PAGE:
Obstructive sleep apnoea of mild severity: should it be treated?

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Purpose of review

To provide guidance in the management of mild obstructive sleep apnoea syndrome (OSAS) in the context of a very high prevalence, poor correlation with symptom profile, and lack of evidence that mild OSAS significantly contributes to comorbidity or early mortality.

Recent findings

Mild obstructive sleep apnoea defined by hourly frequency of apnoeas or hypopnoeas (AHI) between 5 and 15 affects up to 35% of the general adult population but is much less prevalent when associated daytime symptoms are included. The poor correlation between symptoms and AHI complicates diagnosis and reports that mild OSAS is not significantly associated with comorbidity casts doubt on clinical significance. The diagnosis is complicated by night-to-night variability and by underestimation of AHI in ambulatory sleep studies that do not include sleep assessment. Active management of mild OSAS can be symptom-driven and offers a broad range of options. Lifestyle measures may be sufficient in many cases and mandibular advancement devices or positional therapy may be more effective in mild OSAS. Sleepy patients with low AHI may warrant a trial of continuous positive airway pressure therapy to establish the relationship between sleep disordered breathing and symptoms.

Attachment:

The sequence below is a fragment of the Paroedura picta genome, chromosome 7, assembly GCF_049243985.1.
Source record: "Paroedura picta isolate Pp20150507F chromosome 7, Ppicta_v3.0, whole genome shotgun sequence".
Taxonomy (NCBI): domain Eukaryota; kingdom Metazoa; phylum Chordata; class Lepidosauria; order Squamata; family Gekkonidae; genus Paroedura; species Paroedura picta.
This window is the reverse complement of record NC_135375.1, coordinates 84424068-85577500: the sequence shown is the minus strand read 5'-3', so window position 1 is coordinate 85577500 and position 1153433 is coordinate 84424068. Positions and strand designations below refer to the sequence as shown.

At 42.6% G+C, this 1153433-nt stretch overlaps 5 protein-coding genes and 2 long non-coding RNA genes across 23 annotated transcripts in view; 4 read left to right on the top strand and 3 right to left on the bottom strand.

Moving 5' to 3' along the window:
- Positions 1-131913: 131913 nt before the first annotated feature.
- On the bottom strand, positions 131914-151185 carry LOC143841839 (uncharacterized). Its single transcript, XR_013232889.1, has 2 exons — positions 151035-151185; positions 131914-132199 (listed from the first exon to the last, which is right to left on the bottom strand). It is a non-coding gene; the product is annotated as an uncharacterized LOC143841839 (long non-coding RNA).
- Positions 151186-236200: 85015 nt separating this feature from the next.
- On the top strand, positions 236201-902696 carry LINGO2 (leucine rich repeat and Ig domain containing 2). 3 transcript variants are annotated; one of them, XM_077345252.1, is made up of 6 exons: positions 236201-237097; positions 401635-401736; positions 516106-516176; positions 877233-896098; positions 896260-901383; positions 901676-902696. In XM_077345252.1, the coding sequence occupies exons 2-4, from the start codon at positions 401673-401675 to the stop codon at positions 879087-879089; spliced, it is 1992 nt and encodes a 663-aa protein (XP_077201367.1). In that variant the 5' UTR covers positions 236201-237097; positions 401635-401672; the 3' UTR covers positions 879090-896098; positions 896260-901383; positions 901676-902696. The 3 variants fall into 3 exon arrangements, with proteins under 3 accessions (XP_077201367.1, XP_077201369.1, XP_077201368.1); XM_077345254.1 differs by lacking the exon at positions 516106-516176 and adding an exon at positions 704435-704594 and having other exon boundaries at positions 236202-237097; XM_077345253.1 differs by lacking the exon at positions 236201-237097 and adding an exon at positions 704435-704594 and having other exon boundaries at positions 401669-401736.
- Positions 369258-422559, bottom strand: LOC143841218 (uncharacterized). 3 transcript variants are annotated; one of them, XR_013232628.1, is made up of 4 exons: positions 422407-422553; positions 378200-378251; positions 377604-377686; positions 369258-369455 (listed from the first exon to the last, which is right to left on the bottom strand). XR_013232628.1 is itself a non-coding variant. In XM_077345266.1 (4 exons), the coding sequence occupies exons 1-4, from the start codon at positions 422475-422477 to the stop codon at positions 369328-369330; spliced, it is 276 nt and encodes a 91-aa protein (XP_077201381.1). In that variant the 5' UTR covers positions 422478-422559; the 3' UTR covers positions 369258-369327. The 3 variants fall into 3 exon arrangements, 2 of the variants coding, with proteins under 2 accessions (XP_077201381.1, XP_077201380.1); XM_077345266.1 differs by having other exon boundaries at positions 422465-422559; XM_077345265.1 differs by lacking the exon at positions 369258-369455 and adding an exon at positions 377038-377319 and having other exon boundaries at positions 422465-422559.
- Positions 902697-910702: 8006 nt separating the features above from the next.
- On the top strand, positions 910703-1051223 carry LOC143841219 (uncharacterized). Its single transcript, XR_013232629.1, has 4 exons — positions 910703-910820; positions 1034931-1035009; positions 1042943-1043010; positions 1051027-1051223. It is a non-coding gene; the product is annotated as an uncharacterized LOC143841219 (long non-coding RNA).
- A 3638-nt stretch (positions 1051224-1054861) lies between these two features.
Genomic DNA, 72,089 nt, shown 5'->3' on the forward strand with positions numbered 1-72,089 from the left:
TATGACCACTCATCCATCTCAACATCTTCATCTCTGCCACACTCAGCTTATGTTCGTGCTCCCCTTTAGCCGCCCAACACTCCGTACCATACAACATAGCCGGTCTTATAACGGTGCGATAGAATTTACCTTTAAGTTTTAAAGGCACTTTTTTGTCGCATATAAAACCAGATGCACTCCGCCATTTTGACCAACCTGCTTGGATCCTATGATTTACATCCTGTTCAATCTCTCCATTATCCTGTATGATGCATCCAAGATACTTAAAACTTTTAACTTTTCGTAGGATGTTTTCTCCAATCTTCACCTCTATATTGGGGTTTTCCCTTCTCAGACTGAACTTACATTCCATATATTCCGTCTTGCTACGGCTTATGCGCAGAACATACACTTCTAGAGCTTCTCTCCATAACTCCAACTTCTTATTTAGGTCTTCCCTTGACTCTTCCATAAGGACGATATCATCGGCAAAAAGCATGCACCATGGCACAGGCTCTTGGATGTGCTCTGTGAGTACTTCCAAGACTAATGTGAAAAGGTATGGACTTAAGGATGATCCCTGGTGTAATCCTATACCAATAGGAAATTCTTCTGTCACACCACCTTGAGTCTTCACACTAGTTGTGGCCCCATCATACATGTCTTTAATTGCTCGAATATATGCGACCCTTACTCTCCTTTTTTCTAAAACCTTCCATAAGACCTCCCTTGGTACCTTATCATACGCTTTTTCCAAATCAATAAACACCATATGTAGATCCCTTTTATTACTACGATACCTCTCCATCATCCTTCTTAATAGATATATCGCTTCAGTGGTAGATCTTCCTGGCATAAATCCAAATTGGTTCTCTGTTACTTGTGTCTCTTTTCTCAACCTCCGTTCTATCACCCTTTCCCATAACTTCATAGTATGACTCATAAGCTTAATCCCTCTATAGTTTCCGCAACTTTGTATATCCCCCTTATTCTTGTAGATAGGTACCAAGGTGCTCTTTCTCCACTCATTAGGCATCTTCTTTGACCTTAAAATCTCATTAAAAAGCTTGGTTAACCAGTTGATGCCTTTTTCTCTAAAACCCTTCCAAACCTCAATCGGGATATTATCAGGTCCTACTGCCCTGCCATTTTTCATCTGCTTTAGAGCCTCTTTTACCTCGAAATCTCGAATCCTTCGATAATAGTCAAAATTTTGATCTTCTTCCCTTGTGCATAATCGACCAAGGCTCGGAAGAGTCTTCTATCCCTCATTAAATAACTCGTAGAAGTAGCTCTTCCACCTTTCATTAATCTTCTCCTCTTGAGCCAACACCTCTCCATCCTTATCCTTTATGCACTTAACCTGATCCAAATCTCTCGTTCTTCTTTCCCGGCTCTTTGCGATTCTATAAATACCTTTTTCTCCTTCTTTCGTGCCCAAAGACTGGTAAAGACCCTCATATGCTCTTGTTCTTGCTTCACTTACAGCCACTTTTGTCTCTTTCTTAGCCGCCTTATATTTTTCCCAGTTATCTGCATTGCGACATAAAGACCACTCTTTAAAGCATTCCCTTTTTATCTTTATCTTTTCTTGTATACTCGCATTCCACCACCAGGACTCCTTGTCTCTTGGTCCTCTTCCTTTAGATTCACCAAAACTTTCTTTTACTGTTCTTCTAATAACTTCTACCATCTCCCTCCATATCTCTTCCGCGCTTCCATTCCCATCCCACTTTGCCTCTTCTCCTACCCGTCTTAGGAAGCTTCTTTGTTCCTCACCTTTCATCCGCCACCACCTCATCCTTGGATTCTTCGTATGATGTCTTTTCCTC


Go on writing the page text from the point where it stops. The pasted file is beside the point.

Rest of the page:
Management of mild OSAS can focus on symptom relief to the individual patient.

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